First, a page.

In this article Robert Candy, Scaffolding Association CEO, discusses net-zero carbon emissions.
The government has set out a target to achieve net-zero carbon emissions by 2050 and the construction sector will need to participate in every part of this effort, from insulating homes to building clean transport and energy infrastructure.
Throw that into the mix with the growing number of local authorities setting their own ambitious emissions goals, and you can see why pressure is mounting.
The UK’s construction industry produced 13.5 million metric tons of carbon dioxide emissions in 2019, a reduction of three percent from the previous year. Despite this, the number still represents a 45% increase since 1990 and while the sector only accounts for roughly three percent of the UK’s total carbon dioxide emissions, achieving netzero is a challenge of monumental proportion. This comes at a time when demands on the industry show no sign of slowing.
A significant amount of construction is expected in the coming decade to fulfil the government’s target of building 300,000 new homes per annum.
The recent relaxation of rules around planning applications to demolish and rebuild vacant and redundant residential and commercial buildings and the retrofit programme for energy efficiency improvements in millions of homes will itself drive an enormous amount of activity. The questions most people are asking right now are: How is all this going to be possible? How will we get from where we are now to where we need to be in the future? These are not just being asked by the construction sector either. Energy supply, transport, agriculture – all areas of industry have the same challenges and unanswered questions.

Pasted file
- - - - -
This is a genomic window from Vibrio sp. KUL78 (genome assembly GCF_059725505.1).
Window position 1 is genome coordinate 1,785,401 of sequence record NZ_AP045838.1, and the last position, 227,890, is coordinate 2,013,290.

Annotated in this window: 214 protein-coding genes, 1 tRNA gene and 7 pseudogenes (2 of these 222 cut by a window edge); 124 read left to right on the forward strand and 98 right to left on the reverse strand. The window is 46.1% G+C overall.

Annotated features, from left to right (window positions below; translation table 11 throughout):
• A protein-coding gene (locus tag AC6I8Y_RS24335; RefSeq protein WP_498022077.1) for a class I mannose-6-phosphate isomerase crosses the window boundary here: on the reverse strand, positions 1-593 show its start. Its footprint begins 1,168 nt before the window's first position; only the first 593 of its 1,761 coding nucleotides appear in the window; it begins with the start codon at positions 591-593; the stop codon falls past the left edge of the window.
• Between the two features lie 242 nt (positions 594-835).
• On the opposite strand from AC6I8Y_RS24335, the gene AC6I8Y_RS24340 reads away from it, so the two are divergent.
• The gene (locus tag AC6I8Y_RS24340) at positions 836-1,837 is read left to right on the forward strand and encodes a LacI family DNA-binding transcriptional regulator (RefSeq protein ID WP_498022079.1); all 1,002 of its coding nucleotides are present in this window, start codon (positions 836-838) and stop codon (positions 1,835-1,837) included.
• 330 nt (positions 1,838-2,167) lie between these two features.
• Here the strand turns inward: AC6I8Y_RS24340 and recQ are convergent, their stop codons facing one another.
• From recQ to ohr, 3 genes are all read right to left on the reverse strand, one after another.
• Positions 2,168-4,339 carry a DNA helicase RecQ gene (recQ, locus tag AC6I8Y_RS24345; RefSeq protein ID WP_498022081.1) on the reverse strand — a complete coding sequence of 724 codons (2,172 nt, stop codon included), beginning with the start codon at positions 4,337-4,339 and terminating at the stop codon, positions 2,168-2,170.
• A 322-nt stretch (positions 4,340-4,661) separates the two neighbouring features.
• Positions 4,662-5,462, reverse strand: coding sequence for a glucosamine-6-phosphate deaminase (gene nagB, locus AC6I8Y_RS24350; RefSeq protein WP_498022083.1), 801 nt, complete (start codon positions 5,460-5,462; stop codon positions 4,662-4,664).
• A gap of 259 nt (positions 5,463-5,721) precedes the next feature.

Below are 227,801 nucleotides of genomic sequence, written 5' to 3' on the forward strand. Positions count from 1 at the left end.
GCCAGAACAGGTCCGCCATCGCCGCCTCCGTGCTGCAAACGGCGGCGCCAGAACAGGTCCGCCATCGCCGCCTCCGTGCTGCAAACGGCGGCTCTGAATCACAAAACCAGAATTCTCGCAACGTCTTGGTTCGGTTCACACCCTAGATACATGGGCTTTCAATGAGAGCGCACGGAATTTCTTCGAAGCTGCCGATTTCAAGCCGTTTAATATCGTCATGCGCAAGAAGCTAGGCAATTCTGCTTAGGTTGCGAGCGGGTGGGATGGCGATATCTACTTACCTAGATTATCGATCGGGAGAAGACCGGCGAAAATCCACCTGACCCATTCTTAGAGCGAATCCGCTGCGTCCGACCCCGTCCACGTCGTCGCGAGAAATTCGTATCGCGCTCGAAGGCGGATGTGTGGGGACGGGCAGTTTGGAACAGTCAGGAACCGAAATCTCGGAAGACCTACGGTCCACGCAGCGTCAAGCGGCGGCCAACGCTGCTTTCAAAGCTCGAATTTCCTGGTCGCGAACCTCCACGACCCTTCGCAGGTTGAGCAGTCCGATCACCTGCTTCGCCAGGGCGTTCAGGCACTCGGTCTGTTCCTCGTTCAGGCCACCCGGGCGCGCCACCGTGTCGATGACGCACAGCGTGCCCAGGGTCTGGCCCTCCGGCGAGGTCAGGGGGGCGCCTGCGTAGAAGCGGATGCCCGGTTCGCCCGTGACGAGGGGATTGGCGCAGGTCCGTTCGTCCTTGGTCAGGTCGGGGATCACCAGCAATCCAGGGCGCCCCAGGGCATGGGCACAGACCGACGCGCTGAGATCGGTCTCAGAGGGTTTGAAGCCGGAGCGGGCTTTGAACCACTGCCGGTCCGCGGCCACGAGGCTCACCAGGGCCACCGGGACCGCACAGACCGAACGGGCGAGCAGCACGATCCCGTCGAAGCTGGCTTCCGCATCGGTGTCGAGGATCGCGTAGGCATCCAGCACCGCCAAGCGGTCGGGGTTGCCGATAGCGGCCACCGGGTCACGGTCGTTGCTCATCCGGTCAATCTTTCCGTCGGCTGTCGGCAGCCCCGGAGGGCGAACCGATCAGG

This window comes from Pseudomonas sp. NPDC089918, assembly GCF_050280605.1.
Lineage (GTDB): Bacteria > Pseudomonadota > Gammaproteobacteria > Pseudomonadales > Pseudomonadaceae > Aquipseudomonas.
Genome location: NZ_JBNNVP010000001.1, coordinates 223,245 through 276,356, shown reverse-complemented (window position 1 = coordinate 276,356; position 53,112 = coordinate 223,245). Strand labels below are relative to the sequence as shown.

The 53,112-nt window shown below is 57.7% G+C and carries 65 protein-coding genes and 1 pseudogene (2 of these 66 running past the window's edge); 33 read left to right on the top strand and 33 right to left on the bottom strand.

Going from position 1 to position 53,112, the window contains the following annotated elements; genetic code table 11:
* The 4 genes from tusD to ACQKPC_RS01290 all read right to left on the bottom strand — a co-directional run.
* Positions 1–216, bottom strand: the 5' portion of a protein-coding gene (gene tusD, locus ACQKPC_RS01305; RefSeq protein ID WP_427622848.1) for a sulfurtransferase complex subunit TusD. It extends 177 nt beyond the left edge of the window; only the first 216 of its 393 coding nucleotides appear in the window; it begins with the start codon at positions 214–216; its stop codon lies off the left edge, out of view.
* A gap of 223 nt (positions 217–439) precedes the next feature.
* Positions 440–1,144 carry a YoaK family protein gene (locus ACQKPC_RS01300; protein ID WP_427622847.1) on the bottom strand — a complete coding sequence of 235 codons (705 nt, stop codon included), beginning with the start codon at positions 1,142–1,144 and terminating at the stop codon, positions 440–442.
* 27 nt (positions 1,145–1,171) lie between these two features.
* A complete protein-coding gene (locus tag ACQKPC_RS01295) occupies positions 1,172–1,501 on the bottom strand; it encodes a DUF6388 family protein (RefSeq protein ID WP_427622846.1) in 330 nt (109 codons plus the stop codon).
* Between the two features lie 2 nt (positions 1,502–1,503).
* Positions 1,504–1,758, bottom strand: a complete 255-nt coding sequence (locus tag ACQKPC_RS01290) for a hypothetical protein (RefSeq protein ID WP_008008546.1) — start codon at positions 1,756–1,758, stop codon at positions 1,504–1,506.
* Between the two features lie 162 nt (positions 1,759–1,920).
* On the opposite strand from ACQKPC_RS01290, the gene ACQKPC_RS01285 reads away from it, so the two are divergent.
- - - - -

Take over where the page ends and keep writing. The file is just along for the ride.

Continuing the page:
For construction, the expectation will be that embodied carbon (the carbon footprint associated with products and materials throughout the whole lifecycle of a building or infrastructure project before it becomes operational) will need to be measured, reduced and offset to achieve net-zero carbon. There are already recommendations for increasing the use of certain materials such as timber in new buildings and for transitioning to alternatives such as the use of wool in place of traditional insulation. Remember, none of this considers the rising cost and availability of any materials.
The Construction Leadership Council (CLC) recently launched its Construct Zero change programme which sets out how the sector will commit to and measure its progress. The programme includes several commitments made by the industry to reduce its carbon emissions such as working with government to deliver retrofitting to 27 million homes by 2040, eliminating 78% of diesel plant from construction sites by 2035, providing clients with alternative low carbon design options, and targeting 1,500 of the sectors largest businesses and clients to sign up to a measurable carbon reduction plan. These pledges are of course welcome, however even if they are successful, they will only address the tip of the iceberg.
The construction industry has a high proportion of SME businesses, (20% of the UK’s total), that are critical to the sectors overall success and ambitious environmental targets. These 1.7m businesses are faced, as we all are, with information overload. Government announcements, media scaremongering, fake media, enormous amounts of statistics and written word most of which is contradicting itself from one source to another.
To stand any chance of success, yes we need to address the big-ticket items such as accelerating the shift to zero emission vehicles, optimising modern methods of construction, and championing low-carbon building materials – these all have their part to play and we should not underestimate their importance. However, we should not overlook the importance of broader education and understanding because right now your average SME business has no concept of the role they need to play or indeed how they will calculate their own carbon footprint.
This is not their fault – they simply don’t have access to the information, guidance and tools they need because in many cases they don’t yet exist. As an industry we have a huge amount of work ahead of us to navigate through this challenging and complex subject. We are still at the very beginning.
CHIEF EXECUTIVE, SCAFFOLDING ASSOCIATION
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